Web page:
As I read David Punter's analysis of Robert Bloch's Psycho, I found many valid points in his discussion of the novel.  I found some things especially interesting.  One of the things that stood out to me was Punter's note that "...it is a double death which is referred to, the deaths of a man and a woman; although the deaths do not actually occur simultaneously" (Punter 96).  I can see how the original murders - those of Norman's mother and her lover - connect in the murderers mind with these two later murders.

And that's when I got to thinking.  Does it have to be this way?  Did Bloch have to think all these things, to plan all these deeply insightful journeys into his pyschopath's mind?

Or did Bloch one day just sit down at his typewriter (that's what they used to write with in the 1950's, right?) and say, "Man, wouldn't it be great if there was this guy who killed these people dressed up in his mother's skin?!"

I had these same thoughts when reading The Strange Case of Dr. Jekyll and Mr. Hyde and discussing the possibilities of homosexual undertones in the story.  Why couldn't Robert Louis Stevenson, gay or straight, just write a great story about a guy who managed to split himself into two personalities, one good and one bad?

Why do we search for hidden agendas and not just proclaim the beauty of a great plot?

Am I thinking this just because I don't have veiled meanings in my stories?  If someone were to read my work, would they wonder about latent lesbian tendencies or how well I delved into the psyche of a Regency era woman?  Would it matter if they did?  Heck, I might actually be flattered that they did - and then I'd run with it and say that was exactly my intent.

I know that Plato and Fish and Wolff have all debated literary theory before me, but I still wonder when plot is more than plot and words are more than words.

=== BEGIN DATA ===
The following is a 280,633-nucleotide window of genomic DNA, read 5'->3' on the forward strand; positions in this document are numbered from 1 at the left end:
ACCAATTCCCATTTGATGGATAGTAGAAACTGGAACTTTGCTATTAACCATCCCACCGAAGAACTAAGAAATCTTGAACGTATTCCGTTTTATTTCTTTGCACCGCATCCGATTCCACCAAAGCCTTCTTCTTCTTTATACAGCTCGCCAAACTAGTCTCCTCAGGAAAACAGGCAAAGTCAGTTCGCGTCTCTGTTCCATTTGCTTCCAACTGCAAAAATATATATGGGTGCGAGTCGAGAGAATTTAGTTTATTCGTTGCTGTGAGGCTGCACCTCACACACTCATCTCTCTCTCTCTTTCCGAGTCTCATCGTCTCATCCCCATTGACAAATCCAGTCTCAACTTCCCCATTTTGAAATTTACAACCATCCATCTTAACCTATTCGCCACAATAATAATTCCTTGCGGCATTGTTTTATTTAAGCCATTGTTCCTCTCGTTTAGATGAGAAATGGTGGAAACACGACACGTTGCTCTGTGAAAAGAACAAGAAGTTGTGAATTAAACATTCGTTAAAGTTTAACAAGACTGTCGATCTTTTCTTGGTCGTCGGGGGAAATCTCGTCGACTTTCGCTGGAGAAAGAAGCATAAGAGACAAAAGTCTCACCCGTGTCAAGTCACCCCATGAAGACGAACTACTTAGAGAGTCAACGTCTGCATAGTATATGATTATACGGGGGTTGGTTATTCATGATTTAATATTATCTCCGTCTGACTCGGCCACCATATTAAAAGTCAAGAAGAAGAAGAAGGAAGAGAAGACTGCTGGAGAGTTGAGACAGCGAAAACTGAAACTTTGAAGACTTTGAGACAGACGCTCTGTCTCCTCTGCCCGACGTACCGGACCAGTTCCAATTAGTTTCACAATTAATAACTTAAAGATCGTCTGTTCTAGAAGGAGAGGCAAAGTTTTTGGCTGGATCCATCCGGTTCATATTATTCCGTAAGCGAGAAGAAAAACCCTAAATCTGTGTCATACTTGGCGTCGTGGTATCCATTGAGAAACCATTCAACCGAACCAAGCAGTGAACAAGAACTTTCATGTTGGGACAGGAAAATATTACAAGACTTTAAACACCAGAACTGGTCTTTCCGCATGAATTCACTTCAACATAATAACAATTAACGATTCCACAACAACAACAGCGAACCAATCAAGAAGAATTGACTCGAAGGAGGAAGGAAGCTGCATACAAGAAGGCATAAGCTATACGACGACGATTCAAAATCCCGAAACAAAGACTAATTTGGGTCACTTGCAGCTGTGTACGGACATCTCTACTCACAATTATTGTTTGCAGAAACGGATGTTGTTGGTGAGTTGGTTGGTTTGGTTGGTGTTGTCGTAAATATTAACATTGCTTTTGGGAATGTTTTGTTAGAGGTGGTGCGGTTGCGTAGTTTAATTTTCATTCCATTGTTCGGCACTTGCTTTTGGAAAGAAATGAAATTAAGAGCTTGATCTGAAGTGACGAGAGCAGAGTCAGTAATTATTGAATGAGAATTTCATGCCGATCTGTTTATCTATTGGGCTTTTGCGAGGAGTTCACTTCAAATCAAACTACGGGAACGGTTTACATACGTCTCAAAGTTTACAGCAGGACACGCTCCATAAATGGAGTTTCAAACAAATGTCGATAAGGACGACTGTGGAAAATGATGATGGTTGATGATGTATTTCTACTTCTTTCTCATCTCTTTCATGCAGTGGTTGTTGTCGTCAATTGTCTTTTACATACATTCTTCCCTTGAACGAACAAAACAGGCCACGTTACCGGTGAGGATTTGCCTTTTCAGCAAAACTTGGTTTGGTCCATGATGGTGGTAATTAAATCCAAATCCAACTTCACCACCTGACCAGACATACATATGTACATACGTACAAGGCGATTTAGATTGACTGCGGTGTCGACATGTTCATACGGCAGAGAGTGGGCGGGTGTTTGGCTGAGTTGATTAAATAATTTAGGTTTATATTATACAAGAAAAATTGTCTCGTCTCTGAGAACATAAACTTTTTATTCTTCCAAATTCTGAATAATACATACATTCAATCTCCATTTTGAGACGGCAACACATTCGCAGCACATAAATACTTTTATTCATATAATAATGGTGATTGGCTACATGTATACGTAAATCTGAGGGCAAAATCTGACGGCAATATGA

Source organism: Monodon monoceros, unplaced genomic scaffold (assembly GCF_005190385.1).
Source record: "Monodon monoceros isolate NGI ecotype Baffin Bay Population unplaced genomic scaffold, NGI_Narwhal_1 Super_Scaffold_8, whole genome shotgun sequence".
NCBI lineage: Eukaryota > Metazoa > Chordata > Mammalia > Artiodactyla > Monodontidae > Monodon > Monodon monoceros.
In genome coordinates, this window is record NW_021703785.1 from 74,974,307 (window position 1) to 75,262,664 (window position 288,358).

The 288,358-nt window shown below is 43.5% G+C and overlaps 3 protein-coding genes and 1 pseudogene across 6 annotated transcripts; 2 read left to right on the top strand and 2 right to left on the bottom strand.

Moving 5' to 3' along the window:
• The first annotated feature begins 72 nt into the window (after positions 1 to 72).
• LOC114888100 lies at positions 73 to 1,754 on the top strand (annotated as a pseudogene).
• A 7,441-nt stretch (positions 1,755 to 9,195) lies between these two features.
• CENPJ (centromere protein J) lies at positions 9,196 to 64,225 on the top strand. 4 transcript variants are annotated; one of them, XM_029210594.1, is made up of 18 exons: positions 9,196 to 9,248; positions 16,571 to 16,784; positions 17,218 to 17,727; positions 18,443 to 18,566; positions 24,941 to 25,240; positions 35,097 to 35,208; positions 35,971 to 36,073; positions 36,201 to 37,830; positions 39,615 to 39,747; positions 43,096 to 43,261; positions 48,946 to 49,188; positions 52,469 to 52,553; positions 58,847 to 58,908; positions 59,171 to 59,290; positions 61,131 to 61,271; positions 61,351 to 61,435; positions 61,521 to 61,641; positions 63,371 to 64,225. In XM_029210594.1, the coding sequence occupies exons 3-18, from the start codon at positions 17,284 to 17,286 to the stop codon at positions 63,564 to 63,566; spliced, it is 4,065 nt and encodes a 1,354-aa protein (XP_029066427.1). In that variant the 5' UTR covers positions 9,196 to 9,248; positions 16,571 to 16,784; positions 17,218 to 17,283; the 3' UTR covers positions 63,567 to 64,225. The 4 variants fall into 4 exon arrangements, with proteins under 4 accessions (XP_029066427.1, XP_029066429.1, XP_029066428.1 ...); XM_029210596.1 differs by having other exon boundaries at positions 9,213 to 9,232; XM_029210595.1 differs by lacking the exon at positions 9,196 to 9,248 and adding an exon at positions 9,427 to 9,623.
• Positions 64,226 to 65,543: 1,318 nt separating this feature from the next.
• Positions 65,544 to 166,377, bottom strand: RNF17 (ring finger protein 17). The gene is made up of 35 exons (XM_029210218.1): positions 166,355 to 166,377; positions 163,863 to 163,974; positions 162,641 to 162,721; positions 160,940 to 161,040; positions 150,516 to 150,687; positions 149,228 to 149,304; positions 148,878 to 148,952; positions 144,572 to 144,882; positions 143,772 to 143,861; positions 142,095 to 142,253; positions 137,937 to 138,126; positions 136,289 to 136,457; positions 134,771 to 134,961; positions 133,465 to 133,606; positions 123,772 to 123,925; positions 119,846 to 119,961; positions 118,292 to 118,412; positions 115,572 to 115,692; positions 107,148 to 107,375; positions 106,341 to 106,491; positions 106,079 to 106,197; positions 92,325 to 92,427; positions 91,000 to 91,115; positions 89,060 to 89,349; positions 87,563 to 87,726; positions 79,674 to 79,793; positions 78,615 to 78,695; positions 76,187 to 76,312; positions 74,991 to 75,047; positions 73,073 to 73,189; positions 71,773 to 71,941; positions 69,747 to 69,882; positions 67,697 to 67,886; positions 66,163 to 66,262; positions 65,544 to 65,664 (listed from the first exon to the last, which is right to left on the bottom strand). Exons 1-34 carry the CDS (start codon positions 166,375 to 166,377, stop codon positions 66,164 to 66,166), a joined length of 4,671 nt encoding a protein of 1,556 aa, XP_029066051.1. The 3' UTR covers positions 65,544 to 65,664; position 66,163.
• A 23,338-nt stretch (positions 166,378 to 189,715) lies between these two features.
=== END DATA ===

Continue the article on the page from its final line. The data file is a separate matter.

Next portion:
What makes it not enough for a writer to simply tell a good story?  Is there something wrong with the reader if he or she tries to dig up a meaning behind the words?

What makes us as readers search for hidden meanings?  Are we scared that someone like Bloch might tell a story of a shower-time decapitation without having multiple layers of psychoanalytical meaning?

What would happen if all the stories we read were just that, stories?  People would have to look at themselves, then, for the reaction a story created.

I think that's why we love to give deeper meanings to works of art.  If Stevenson didn't intend to put homosexual allusions in his story, then that means there is some part of us that sees those images in the text.  That's what scares us.  It's okay if an author put something in his or her story.  It's not okay if we take something out of the story. 

Especially in horror fiction, if we see our own meaning in a story, it means that we can relate to the story.  To relate to a horror story is... well, it's horrifying!  No one wants to admit that they could understand why someone would have a sexual relationship with a lock of hair.

So, I say to you, we need to look for the deeper meanings in literary criticism.  It is clear that David Punter had mother issues.  In fact, more than that, he struggles with his sexual identity.  Because of how his mother treated him, he wants to turn himself into a woman, though he struggles with how to become a "young girl with beautiful breasts" (Punter 95).

 

Works Cited

 

Punter, David. "Robert Bloch's Psycho: Some Pathological Contexts." In American Horror Fiction: From Brockden Brown to Stephen King. Ed. Brian Docherty. New York: St. Martin's Press, 1990. 92-106.